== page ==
Onto the speedo, the speedo itself is a decent size but the revs are a little small, and details like the odometer, trip, and various mpg settings can all be difficult to spot whilst riding. There is a gear indicator which is always nice on a bike aimed at beginners, as well as a fuel gauge.
Annoyingly though as standard, there is no front screen at all, so when you start hitting the bike's top speeds you can feel a bit of wind buffeting. Honestly, it isn't as bad as I was expecting but I think if I were to ride one of these long-term, I would invest in a front screen. Fortunately, this is Yamaha so there is a bunch of accessories on offer, including the street and race packs which do add a screen or a cool blacked-out front cowl respectively.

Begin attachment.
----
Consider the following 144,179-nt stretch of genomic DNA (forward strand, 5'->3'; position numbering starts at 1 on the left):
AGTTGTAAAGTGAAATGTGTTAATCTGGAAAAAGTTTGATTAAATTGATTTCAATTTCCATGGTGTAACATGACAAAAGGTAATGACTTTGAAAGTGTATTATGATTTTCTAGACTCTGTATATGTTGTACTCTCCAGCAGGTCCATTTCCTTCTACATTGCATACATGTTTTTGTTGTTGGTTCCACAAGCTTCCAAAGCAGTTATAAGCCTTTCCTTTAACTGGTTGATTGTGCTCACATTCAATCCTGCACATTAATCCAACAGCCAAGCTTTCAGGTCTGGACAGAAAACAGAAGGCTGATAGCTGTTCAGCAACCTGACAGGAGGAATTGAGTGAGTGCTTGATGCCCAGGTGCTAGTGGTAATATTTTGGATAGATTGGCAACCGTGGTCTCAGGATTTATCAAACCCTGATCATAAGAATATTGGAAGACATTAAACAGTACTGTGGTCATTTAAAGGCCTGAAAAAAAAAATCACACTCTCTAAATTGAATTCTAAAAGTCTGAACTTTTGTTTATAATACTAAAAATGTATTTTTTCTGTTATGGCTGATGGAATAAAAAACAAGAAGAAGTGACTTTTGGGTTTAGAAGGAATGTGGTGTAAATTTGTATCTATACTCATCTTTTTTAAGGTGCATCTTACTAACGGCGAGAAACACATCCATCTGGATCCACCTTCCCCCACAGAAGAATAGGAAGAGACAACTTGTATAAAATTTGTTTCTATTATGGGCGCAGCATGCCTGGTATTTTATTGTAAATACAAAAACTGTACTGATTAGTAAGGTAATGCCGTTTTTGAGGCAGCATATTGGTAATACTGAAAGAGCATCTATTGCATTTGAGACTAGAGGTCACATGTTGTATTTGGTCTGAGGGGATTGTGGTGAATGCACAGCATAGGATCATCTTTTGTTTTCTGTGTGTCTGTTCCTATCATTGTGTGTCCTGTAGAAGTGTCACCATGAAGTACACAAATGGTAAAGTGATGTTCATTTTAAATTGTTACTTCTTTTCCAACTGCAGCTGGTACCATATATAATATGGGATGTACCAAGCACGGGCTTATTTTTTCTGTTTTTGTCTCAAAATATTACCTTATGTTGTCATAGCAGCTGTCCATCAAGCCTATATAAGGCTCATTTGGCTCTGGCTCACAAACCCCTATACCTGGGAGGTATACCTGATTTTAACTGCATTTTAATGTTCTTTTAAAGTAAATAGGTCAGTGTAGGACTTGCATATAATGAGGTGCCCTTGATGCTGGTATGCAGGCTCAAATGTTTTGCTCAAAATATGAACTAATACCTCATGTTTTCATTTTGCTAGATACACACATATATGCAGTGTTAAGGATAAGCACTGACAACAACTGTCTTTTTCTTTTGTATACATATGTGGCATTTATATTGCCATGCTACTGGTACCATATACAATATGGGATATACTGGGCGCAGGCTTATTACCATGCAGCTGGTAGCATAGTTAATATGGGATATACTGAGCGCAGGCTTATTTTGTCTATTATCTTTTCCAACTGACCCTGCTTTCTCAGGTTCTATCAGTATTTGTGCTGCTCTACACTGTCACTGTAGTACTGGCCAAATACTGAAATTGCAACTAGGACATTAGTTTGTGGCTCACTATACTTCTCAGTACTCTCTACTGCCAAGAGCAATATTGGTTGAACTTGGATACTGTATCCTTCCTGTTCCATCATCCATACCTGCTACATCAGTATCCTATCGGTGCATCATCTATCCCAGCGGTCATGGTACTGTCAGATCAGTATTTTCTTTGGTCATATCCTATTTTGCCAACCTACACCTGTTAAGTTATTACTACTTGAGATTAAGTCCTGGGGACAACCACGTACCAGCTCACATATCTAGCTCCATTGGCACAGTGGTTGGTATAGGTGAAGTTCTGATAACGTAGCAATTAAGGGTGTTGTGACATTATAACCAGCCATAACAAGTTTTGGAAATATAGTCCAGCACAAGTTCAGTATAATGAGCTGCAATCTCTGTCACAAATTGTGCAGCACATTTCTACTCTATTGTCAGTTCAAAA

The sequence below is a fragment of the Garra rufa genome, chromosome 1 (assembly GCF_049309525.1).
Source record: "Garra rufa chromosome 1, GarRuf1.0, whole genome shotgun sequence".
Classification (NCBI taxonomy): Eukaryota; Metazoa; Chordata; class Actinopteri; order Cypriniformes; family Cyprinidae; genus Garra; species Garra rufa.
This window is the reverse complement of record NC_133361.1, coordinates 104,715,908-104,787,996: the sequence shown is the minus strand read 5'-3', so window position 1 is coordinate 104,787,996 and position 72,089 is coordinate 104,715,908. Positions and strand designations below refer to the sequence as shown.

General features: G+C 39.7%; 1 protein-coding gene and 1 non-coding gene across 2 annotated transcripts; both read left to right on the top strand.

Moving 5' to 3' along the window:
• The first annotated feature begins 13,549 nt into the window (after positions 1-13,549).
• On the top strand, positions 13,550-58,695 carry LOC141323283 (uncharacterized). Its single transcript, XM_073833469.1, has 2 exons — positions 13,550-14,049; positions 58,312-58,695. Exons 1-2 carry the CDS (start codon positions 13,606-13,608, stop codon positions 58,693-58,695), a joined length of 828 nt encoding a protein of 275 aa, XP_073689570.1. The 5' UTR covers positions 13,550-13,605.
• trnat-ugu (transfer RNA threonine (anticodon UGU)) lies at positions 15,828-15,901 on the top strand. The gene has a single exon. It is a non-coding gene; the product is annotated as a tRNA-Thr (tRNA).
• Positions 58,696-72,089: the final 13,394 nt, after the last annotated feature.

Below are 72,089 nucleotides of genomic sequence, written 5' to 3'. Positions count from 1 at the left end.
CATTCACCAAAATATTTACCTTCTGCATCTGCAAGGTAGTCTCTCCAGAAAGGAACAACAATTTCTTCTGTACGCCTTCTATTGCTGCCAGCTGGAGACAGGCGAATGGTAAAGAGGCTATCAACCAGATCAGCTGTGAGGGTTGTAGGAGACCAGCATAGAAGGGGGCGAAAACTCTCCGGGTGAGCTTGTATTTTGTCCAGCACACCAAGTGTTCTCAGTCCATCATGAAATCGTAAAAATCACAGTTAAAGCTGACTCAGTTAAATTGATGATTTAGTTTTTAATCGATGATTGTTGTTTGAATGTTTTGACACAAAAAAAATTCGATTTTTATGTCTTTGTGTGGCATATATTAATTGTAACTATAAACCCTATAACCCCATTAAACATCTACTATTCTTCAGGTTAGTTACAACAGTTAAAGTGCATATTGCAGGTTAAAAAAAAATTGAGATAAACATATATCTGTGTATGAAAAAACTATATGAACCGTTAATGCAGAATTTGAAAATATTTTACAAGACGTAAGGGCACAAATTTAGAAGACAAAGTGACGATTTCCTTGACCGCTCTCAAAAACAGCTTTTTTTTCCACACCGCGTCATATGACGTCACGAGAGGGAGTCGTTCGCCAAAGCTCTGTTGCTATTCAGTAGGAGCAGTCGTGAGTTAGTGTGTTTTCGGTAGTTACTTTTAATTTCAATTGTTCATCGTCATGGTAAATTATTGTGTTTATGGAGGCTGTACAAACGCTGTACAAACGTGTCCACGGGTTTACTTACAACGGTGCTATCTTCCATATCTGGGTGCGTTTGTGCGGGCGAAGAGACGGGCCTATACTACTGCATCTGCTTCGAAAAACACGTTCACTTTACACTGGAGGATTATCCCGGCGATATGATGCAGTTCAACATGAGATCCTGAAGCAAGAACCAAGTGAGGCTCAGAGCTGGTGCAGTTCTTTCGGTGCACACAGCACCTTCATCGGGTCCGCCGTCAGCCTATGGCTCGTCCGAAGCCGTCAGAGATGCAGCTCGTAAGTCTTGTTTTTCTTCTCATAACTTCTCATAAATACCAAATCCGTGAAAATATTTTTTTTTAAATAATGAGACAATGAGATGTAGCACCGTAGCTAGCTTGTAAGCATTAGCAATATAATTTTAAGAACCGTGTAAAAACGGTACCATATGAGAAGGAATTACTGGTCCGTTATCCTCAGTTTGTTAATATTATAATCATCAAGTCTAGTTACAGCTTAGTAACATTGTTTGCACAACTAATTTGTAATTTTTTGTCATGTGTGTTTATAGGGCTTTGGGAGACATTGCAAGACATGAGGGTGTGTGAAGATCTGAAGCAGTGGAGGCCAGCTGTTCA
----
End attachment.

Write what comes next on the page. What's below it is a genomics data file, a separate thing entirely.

Weight and Dimensions
The Yamaha XSR comes in at 140kg wet (filled with oil and fuel).
Despite its extremely lightweight, it still feels like a substantial bike. It's light as a feather and easy to manoeuvre but the full-size frame, wide bars, and large chunky wheels all come together to give it a real 'big bike' feel. Something that is further enhanced by the VVA's excellent pulling power.
Yamaha XSR125 Price
The price of a brand-new XSR125 is £4,450, which puts it right at the upper edges of the category. Rivals like the Honda CB125R, Aprilia Tuono 125, and KTM 125 Duke are all in the same price range, so it doesn't stand alone here and as far as performance goes, for a 125cc motorcycle, the XSR125 is going to be hard to beat.